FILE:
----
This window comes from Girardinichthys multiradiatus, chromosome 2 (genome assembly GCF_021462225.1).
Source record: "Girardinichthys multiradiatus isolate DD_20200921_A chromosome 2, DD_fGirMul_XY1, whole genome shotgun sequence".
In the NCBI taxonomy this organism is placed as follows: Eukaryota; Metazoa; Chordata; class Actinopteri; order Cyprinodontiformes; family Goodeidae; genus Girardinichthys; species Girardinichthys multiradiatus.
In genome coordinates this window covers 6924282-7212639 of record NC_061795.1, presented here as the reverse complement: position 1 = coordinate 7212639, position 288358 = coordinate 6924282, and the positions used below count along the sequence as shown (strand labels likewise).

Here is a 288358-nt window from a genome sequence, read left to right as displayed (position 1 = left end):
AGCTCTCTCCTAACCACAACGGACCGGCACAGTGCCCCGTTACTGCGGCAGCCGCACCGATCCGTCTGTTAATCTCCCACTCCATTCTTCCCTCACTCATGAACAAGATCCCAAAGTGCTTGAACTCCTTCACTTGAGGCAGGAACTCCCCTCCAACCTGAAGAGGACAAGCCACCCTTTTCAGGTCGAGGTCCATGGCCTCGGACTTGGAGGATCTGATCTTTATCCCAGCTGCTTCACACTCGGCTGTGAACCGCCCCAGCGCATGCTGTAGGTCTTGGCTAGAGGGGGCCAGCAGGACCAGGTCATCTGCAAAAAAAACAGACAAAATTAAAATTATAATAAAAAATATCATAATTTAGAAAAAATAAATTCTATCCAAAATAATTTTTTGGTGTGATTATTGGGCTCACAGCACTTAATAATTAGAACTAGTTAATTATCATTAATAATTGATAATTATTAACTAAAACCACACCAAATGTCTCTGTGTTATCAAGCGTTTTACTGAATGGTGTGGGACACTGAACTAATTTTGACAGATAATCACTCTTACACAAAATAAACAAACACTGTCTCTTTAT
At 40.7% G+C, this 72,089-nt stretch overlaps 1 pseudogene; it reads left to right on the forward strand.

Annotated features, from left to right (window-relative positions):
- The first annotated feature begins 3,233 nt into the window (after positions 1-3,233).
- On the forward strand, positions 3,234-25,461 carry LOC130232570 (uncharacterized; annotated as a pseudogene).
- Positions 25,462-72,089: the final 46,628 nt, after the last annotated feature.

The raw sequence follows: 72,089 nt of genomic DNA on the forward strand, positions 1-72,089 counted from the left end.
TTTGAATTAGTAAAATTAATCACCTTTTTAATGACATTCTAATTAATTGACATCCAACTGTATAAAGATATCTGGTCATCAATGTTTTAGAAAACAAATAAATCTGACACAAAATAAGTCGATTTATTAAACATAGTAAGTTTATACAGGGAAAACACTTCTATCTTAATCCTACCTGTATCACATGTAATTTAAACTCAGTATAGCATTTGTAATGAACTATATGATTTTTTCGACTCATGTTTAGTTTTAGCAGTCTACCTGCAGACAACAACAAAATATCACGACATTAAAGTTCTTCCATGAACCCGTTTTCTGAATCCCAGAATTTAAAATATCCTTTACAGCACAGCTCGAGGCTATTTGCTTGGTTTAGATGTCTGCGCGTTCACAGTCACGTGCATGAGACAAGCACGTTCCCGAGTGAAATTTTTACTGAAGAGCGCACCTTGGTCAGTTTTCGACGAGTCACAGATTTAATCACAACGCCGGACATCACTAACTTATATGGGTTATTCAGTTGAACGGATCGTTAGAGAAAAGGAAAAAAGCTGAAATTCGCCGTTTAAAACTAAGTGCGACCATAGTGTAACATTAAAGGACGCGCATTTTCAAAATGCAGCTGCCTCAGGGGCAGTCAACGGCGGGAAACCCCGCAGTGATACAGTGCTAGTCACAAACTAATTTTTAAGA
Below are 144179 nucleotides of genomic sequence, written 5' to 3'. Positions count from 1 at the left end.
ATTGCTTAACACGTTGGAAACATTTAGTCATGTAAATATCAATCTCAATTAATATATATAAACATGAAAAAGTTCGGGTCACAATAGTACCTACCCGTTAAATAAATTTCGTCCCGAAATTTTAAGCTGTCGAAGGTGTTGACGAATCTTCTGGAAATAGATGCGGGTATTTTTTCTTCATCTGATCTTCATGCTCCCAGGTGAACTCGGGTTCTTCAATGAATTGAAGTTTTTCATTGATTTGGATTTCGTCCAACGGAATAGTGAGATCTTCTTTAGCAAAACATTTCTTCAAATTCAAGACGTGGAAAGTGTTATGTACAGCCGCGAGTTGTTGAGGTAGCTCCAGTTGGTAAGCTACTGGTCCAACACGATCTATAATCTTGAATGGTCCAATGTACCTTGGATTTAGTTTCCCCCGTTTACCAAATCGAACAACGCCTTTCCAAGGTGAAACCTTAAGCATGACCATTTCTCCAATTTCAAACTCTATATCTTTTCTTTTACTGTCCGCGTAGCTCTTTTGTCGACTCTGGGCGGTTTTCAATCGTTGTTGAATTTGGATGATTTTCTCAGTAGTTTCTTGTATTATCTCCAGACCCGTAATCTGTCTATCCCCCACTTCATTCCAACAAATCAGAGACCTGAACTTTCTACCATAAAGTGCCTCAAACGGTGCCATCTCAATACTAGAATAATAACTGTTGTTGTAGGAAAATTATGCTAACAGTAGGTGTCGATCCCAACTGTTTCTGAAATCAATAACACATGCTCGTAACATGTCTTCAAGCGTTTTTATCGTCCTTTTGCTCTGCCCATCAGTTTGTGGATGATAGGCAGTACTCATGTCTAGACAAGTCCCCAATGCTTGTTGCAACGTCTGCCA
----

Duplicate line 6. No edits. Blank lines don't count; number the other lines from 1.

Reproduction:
AGCTCTCTCCTAACCACAACGGACCGGCACAGTGCCCCGTTACTGCGGCAGCCGCACCGATCCGTCTGTTAATCTCCCACTCCATTCTTCCCTCACTCATGAACAAGATCCCAAAGTGCTTGAACTCCTTCACTTGAGGCAGGAACTCCCCTCCAACCTGAAGAGGACAAGCCACCCTTTTCAGGTCGAGGTCCATGGCCTCGGACTTGGAGGATCTGATCTTTATCCCAGCTGCTTCACACTCGGCTGTGAACCGCCCCAGCGCATGCTGTAGGTCTTGGCTAGAGGGGGCCAGCAGGACCAGGTCATCTGCAAAAAAAACAGACAAAATTAAAATTATAATAAAAAATATCATAATTTAGAAAAAATAAATTCTATCCAAAATAATTTTTTGGTGTGATTATTGGGCTCACAGCACTTAATAATTAGAACTAGTTAATTATCATTAATAATTGATAATTATTAACTAAAACCACACCAAATGTCTCTGTGTTATCAAGCGTTTTACTGAATGGTGTGGGACACTGAACTAATTTTGACAGATAATCACTCTTACACAAAATAAACAAACACTGTCTCTTTAT